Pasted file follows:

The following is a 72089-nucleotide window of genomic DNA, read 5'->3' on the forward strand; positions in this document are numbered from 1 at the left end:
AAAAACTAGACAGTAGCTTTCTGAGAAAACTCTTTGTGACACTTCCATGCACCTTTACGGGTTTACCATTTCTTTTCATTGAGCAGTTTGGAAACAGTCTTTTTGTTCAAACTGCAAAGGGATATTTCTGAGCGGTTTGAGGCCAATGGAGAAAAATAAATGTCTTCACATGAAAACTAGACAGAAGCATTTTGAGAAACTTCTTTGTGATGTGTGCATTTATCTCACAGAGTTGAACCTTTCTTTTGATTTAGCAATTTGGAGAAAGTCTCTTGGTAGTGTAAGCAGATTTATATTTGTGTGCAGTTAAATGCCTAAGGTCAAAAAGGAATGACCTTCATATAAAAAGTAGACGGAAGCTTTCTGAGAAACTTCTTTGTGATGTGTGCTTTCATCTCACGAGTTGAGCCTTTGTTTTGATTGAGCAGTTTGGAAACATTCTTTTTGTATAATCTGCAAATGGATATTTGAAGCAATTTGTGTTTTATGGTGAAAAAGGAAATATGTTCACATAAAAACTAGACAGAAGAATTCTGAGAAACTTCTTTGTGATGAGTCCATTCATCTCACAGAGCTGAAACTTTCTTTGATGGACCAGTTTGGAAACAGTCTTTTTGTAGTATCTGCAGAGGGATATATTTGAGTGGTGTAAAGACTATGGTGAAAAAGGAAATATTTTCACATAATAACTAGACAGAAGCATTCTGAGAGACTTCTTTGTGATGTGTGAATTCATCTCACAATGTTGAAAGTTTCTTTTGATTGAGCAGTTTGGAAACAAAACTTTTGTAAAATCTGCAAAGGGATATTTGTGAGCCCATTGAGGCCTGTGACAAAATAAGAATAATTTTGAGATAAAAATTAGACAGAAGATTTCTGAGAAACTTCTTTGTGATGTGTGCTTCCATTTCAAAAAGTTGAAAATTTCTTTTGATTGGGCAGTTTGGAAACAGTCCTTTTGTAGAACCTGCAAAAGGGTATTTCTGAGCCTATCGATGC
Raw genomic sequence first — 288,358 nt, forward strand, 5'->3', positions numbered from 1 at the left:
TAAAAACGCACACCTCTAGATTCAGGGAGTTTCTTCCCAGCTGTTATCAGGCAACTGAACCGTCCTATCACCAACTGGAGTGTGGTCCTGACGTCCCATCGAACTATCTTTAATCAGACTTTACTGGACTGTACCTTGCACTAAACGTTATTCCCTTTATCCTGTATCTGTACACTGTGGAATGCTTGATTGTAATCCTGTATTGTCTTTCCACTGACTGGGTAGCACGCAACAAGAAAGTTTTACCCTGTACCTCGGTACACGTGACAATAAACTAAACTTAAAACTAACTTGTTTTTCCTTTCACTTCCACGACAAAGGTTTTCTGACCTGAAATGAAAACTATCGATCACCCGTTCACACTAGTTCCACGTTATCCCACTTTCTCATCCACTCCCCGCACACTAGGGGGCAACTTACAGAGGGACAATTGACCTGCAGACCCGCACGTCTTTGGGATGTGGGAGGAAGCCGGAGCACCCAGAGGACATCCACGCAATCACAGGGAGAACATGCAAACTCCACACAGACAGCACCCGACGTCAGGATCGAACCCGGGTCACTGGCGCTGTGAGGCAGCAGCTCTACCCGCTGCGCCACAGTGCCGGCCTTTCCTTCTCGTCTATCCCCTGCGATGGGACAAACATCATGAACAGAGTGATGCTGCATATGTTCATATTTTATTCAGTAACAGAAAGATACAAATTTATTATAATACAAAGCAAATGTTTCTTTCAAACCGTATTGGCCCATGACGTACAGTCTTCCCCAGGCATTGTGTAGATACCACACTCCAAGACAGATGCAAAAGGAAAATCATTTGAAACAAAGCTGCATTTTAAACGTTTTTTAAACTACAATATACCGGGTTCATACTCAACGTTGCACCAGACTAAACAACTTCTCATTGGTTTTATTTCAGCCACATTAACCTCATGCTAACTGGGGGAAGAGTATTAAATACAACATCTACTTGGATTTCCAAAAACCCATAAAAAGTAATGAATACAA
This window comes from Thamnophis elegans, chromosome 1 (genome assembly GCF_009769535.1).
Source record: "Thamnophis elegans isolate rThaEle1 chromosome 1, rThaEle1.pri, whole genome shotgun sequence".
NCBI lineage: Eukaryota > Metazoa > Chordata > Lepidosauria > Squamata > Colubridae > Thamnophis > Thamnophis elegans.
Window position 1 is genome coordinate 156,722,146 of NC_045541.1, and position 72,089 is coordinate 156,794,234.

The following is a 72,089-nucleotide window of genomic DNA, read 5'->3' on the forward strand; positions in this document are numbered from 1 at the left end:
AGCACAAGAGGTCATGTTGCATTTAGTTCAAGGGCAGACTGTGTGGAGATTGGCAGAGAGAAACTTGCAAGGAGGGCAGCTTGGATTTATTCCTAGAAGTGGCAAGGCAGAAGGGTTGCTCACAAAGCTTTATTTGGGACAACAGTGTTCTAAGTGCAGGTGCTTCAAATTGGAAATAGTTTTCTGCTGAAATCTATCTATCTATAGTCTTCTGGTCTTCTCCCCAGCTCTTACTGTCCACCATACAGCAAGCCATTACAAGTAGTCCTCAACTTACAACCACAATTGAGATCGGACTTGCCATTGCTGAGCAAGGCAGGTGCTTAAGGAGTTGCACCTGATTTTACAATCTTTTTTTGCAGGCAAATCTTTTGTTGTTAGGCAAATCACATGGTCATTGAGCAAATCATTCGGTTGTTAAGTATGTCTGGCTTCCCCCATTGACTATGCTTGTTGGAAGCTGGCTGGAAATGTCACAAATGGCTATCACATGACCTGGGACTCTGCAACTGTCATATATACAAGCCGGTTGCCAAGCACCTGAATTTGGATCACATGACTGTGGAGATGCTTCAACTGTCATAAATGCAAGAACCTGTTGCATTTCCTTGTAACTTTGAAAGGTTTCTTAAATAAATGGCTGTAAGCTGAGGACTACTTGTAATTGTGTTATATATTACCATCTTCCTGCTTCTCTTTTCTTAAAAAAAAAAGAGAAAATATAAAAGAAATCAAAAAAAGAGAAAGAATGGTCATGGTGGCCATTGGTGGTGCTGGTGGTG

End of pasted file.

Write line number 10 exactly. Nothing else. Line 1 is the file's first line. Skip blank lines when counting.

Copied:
AGCACAAGAGGTCATGTTGCATTTAGTTCAAGGGCAGACTGTGTGGAGATTGGCAGAGAGAAACTTGCAAGGAGGGCAGCTTGGATTTATTCCTAGAAGTGGCAAGGCAGAAGGGTTGCTCACAAAGCTTTATTTGGGACAACAGTGTTCTAAGTGCAGGTGCTTCAAATTGGAAATAGTTTTCTGCTGAAATCTATCTATCTATAGTCTTCTGGTCTTCTCCCCAGCTCTTACTGTCCACCATACAGCAAGCCATTACAAGTAGTCCTCAACTTACAACCACAATTGAGATCGGACTTGCCATTGCTGAGCAAGGCAGGTGCTTAAGGAGTTGCACCTGATTTTACAATCTTTTTTTGCAGGCAAATCTTTTGTTGTTAGGCAAATCACATGGTCATTGAGCAAATCATTCGGTTGTTAAGTATGTCTGGCTTCCCCCATTGACTATGCTTGTTGGAAGCTGGCTGGAAATGTCACAAATGGCTATCACATGACCTGGGACTCTGCAACTGTCATATATACAAGCCGGTTGCCAAGCACCTGAATTTGGATCACATGACTGTGGAGATGCTTCAACTGTCATAAATGCAAGAACCTGTTGCATTTCCTTGTAACTTTGAAAGGTTTCTTAAATAAATGGCTGTAAGCTGAGGACTACTTGTAATTGTGTTATATATTACCATCTTCCTGCTTCTCTTTTCTTAAAAAAAAAAGAGAAAATATAAAAGAAATCAAAAAAAGAGAAAGAATGGTCATGGTGGCCATTGGTGGTGCTGGTGGTG